'Loop' usage explodes - Ministry of Health

Staff Writer
There is an increasing number of women who choose intrauterine device (UID), popularly known as 'Loop' as one of their birth control methods in Botswana says the Ministry of Health's chief health officer, Veronica Leburu.

However, she advises that a Loop should always be used together with a condom to provide dual protection against pregnancies and sexually transmitted infections.

This small flexible plastic frame with copper sleeves and coil around its vertical part is inserted in the woman's womb to prevent pregnancies for eight years, she explains. The device causes chemical changes that damages sperm and egg before they meet.

She says over the years women have opened up to the method, which is 97 to 99 percent effective. In 2008 the ministry issued Loops to 2,348 women nationwide and to 3,477 the following year.

"We are happy with these figures because as indicated they are expanding," she states. The ministry is still compiling figures of usage from the most recent years.

Leburu says the increase is a development that women are embracing the method. They have managed to change women's perceptions about the contraceptive since it was introduced in the country in the 1970s, she points out. "Education has been extensive. People have seen pictures of a Loop and are now more interested in it," she continues.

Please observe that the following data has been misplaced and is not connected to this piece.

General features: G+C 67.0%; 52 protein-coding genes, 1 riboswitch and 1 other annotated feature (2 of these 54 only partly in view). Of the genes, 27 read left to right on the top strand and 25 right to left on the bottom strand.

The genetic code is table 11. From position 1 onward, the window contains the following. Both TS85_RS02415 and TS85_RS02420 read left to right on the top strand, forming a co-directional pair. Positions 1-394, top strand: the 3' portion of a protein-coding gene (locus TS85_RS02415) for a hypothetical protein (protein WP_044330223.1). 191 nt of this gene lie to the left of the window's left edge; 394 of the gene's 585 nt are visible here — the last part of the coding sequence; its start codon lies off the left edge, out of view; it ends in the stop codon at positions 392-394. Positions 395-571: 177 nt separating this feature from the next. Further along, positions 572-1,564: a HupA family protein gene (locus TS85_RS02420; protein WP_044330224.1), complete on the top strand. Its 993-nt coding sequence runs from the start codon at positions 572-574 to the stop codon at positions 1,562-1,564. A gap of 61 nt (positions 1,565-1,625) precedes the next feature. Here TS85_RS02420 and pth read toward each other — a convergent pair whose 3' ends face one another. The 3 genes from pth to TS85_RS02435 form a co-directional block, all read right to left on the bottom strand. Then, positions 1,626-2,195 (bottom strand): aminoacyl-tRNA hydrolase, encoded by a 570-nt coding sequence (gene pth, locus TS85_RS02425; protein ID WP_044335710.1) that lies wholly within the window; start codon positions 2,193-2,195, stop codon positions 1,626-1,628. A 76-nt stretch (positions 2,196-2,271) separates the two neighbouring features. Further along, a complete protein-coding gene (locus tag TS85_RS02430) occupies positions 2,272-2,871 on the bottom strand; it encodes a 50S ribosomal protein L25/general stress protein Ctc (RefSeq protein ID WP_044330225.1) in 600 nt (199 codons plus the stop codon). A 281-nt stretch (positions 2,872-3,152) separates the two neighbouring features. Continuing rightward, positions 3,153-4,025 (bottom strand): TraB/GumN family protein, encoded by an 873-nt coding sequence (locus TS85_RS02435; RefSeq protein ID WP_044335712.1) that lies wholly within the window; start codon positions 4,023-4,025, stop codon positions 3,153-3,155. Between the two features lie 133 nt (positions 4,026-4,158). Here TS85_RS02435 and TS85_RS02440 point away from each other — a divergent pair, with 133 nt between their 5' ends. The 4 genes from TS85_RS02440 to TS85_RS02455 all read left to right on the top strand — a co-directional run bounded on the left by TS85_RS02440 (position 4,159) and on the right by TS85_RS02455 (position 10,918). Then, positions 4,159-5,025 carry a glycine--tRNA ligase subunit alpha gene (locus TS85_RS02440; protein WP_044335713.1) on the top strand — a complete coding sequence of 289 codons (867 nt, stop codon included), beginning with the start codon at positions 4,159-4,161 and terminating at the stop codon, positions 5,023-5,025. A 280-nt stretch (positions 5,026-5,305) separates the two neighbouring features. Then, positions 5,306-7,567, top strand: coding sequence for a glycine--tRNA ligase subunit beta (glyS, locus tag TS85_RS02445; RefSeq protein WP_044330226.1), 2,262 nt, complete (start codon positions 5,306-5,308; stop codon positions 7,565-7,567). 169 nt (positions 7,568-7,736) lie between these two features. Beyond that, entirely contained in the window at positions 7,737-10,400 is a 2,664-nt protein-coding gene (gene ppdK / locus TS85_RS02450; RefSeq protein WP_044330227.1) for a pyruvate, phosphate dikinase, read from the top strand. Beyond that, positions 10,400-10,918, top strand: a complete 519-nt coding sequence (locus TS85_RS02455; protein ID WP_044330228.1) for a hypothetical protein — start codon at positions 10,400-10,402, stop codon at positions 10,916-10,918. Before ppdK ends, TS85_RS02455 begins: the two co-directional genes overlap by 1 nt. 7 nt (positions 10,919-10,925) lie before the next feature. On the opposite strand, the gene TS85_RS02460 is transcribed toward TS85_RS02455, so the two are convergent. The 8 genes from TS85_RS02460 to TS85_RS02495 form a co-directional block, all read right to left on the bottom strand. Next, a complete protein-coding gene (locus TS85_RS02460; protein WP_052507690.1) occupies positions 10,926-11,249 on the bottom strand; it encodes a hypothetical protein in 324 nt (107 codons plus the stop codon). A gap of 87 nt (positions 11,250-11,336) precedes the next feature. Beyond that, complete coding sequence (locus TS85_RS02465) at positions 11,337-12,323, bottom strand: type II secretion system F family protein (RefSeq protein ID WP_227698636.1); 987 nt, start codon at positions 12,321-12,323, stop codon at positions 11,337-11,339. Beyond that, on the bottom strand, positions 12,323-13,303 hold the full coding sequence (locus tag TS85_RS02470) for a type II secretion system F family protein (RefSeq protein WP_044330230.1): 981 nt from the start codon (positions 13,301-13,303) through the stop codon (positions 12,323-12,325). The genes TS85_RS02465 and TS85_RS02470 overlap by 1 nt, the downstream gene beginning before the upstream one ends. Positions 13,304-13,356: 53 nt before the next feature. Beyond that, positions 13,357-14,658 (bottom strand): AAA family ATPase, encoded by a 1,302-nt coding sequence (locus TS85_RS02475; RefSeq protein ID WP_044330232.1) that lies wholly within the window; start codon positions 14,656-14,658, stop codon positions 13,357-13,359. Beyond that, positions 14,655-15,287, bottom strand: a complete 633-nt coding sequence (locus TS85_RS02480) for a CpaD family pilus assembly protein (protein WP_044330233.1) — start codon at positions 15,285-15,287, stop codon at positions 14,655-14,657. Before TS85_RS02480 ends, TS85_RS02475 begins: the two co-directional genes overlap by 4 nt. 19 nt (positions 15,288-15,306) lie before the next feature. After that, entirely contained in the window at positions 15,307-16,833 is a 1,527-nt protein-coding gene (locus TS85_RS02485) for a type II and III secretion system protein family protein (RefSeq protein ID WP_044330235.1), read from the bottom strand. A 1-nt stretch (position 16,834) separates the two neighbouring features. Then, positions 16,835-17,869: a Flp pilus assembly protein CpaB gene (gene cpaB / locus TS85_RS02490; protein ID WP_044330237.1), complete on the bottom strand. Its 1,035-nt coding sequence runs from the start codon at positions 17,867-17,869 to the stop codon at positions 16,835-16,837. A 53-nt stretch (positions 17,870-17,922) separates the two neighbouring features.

According to Leburu, women have also realised that there is less headache with the contraceptive, as they

do not have to visit the clinic often. Once a trained nurse or doctor properly inserts it, the woman would be sure of protection for at least eight years.

"It is available to females of childbearing age which is 15 to 49 years according to international standards," Leburu notes.

Leburu says women have to be examined by trained personnel to see if they qualify to use the method. Women have to be examined for contra indicators, which may disqualify them for the method.

Women who have been found to have cervical cancer are not allowed to have it inserted, while women who have HIV but not AIDS can use it.  A woman who has a record of regular sexually transmitted infections would also be denied the method, she says.

Should one accidentally get pregnant, the device is left in the womb as it gets closed in. "We leave it in and it will only come out during delivery. If the mother wants to continue using it they can consult with a doctor again after four weeks of delivery," she points out.

Like other contraceptives, a Loop is available in all government health facilities across the country, Leburu says.



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